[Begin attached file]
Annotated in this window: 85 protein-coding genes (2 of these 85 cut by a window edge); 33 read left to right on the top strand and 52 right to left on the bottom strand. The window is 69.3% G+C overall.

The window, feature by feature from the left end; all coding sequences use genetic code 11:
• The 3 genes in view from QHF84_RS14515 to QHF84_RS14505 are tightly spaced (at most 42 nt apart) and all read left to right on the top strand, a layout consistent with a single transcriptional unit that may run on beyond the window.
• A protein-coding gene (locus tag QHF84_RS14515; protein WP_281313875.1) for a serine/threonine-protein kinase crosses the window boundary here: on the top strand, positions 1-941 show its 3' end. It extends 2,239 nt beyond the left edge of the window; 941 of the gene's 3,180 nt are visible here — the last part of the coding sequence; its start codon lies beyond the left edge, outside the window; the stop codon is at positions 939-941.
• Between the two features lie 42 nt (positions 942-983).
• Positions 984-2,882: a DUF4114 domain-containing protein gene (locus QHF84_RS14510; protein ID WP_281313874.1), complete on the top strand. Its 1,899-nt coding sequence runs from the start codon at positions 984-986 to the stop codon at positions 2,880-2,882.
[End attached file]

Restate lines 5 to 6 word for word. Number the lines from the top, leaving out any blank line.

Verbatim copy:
• Between the two features lie 42 nt (positions 942-983).
• Positions 984-2,882: a DUF4114 domain-containing protein gene (locus QHF84_RS14510; protein ID WP_281313874.1), complete on the top strand. Its 1,899-nt coding sequence runs from the start codon at positions 984-986 to the stop codon at positions 2,880-2,882.